Monstera is a gorgeous, popular indoor houseplant known for its natural rips inside its leaves. There are many varieties you can select from, which we’ll cover in this guide.
Different monstera varieties: Most monstera varieties are known for their fenestrations, or holes, that they develop naturally in their leaves. However, there are some varieties that do not do this. You can find monstera plants that are bushy and others that are climbing vines.
Popular Monstera Varieties
There are 48 different species of monstera plants although only a handful is easy to come by. Monstera plants live in tropical environments and can grow incredibly tall, so cultivating varieties for home use means some are simply not suitable for your living room.
Those that fall in love with monstera’s infamous design will be most familiar with this classic variety. It also goes by the name of the “Swiss Cheese Plant.”
Monstera Deliciosa has large leaves that have a traditional heart shape to them, with the ends gradually tapering together. These leaves will naturally split in the middle, although if they don’t have the right growing conditions, such as enough sunlight or water, the leaves may not split.
Be careful if you go with this variety as it can grow to be quite large. If not pruned, you can have a plant that is up to 15 feet tall, which means it will be the true focal point of any room.
Think of this variety as the classic form of a monstera plant but with white accents. Monstera Variegata is actually just a Monstera Deliciosa plant but has leaves that are both green and white in color. It has a different name to avoid confusion.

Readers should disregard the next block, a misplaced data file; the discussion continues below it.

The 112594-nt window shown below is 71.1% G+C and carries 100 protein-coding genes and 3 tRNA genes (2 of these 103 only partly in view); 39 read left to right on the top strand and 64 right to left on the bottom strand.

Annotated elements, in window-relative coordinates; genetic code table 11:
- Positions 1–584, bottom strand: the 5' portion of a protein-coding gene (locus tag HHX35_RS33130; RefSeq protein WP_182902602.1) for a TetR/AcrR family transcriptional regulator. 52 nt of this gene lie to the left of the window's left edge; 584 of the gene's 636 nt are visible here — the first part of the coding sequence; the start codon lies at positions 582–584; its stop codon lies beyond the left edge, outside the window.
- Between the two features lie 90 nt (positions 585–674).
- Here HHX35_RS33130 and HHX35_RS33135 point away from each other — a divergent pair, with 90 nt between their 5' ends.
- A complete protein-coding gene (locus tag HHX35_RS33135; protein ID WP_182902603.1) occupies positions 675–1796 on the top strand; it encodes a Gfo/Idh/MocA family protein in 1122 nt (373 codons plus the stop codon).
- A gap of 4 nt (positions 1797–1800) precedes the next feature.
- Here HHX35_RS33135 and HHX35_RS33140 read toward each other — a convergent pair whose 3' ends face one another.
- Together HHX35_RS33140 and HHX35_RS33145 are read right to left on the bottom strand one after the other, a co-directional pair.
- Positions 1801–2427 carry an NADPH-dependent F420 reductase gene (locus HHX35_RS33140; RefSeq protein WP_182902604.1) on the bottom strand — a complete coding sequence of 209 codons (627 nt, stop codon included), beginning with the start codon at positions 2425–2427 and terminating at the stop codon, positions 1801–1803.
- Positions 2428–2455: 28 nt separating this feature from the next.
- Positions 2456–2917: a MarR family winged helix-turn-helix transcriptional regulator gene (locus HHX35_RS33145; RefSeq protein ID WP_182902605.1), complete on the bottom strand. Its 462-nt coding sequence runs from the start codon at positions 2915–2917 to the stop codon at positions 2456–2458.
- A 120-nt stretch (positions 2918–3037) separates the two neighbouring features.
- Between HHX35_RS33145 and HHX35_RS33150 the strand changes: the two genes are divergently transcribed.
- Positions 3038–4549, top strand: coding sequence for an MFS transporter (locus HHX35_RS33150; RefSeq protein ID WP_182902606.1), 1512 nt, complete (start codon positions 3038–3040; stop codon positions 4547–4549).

Each plant in this variety will be vastly different as the color combination will always be unique. You may find some leaves are all green and others are all white, or you may have leaves that are a combination of the colors.
There can be blocks of white on the leaves or a marbled pattern that combines green and white. This is a real showstopper plant that looks artificial but is completely real.
Classified as a shingling vine, this variety is neatly uniform and perfect if you crave a bit of order in your room. The leaves lie flat on a surface instead of sticking out like other vine varieties.
As the Monstera Dubia matures, you can expect changes from the leaves, including the foliage that has a split-leaf quality to them.
While this variety will grow very large in the wild, you can expect a much tamer look in your home.
Those wanting a more vertical option will be impressed by this variety. It is sometimes nicknamed “Swiss Cheese Vine” as it is able to climb.
Even though this variety can grow fairly long, it is a smaller plant and you can keep it in check with constant pruning. The leaves are long and narrow and instead of splits in the middle of them, you often get very large holes.
The Monstera Adansonii plant can grow up to 20 feet tall and needs structural support to start growing. It is easy to train and you can move its length into the right position so it doesn’t accidentally take over your whole living room.
This is a variety that won’t create holes in its leaves, so be sure you are okay with this aspect before purchase. In fact, what you see as a juvenile plant will be relatively the same as it matures, just on a slightly bigger scale.
The Monstera Standleyana has leaves that are shaped like a lance, meaning they are narrower than other varieties. Against the dark green color, you will often see specks of white for a more unique look.
This is a variety that changes a lot as it matures, so be ready for some amazing transitions. While the foliage starts out with some holes, they really expand as the plant ages.
In fact, you can have a plant that looks like it has skeleton leaves, with more open space than leaf space. Furthermore, the stems of the plant undergo some changes, making them have a very distinct texture.
This variety will grow quite large and you want to be careful with the leaves as they can break easily thanks to all the open spaces.